Sometimes, we only need a simple transition instead of complete details. For example, "He jumped out of bed." versus "He yawned and rubbed his eyes. After scratching his armpit, the boy flipped back the covers, slid out of bed and landed on his feet." Yes, the latter is more interesting. But is it necessary to the scene? If every action is described in detail, then we'll also follow him to the dresser where he opens a drawer and pulls out underwear, a shirt and pants, and puts them on along with his socks and shoes. We could have a whole page before he gets downstairs to breakfast where there's conflict waiting. Repeat that every day of the story and the reader will be bored because nothing is happening.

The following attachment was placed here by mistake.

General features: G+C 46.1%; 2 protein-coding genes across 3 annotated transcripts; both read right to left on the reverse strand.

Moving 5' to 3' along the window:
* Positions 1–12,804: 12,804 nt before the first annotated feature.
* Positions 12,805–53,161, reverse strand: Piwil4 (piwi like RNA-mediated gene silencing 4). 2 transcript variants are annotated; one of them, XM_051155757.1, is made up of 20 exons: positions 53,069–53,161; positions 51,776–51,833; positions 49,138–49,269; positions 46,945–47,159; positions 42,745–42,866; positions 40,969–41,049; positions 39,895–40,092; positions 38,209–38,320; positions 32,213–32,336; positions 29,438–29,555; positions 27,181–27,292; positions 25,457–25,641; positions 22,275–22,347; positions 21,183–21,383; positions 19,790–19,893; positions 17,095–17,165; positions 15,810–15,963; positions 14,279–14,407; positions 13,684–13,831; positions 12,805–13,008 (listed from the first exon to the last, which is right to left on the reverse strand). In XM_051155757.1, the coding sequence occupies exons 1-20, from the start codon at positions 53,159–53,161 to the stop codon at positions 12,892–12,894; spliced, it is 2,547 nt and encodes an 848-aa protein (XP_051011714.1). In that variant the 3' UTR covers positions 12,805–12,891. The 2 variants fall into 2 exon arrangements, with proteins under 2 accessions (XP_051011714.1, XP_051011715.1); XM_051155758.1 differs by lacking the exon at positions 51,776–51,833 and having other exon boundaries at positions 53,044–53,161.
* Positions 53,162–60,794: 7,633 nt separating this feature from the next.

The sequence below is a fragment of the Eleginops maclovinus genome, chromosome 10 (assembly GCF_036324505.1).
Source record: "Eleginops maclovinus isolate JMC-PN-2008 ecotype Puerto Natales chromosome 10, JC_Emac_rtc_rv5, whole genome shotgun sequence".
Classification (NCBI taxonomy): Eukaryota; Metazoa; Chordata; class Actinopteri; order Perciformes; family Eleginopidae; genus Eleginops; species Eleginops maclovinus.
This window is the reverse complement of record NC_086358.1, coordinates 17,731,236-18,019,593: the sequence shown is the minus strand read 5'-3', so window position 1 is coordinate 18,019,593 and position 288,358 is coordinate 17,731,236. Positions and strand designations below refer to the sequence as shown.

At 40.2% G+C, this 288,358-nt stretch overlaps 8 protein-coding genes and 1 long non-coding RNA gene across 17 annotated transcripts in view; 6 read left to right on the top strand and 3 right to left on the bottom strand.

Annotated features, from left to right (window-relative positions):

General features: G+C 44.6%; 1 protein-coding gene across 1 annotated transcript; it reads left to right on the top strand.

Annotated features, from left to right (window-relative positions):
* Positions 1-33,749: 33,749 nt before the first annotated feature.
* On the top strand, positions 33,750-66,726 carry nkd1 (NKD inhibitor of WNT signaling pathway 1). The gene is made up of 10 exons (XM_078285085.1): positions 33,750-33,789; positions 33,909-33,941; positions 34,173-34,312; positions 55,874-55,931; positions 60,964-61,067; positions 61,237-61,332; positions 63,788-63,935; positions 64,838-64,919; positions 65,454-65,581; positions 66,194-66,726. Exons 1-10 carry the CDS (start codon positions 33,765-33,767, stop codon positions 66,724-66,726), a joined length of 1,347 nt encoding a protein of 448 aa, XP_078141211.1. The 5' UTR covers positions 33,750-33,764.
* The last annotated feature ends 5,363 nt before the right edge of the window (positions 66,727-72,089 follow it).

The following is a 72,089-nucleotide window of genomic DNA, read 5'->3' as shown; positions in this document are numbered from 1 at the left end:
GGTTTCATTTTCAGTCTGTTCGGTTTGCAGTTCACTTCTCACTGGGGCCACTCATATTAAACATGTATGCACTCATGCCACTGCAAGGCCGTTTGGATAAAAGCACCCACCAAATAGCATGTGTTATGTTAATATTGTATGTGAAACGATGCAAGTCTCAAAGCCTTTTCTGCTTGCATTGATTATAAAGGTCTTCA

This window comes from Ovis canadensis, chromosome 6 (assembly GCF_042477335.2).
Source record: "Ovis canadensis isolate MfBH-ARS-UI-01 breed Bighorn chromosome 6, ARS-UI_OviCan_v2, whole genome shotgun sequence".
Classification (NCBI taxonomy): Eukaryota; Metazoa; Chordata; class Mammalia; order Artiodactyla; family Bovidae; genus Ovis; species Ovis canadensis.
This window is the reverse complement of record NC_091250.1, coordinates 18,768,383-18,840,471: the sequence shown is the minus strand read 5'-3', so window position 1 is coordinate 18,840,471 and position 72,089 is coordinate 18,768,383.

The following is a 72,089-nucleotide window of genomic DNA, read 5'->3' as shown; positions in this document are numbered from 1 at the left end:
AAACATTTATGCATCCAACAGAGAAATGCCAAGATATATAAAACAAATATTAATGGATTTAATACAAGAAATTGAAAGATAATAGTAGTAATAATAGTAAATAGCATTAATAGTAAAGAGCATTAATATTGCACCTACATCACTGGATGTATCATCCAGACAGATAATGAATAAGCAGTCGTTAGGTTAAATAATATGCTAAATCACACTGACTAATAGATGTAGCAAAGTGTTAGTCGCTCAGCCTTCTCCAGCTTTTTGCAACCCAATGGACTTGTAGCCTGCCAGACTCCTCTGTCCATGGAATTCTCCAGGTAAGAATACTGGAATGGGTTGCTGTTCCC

In picture books, there's a special form of tightening. That's taking out what the illustrator will put in. We don't usually need to describe the character's outward appearance in the text--there will be a picture. Ditto, setting.

In picture books we also leave out things that are not important or slow down the story. I remember hearing Pat Zietlow Miller talking about her lovely book SOPHIE'S SQUASH. There's a marker in the book. Pat said she first had the marker being the marker that Sophie wasn't supposed to use. But the point of the marker is that it was used to draw a face on the squash. We don't need the marker's backstory. The drawn face on the squash is what is important.

We also don't explain in picture books. In MR. PUSSKINS: a love story by Sam Lloyd, the cat uses a phone and the little girl drives a car. Both work without any explanation or excuse.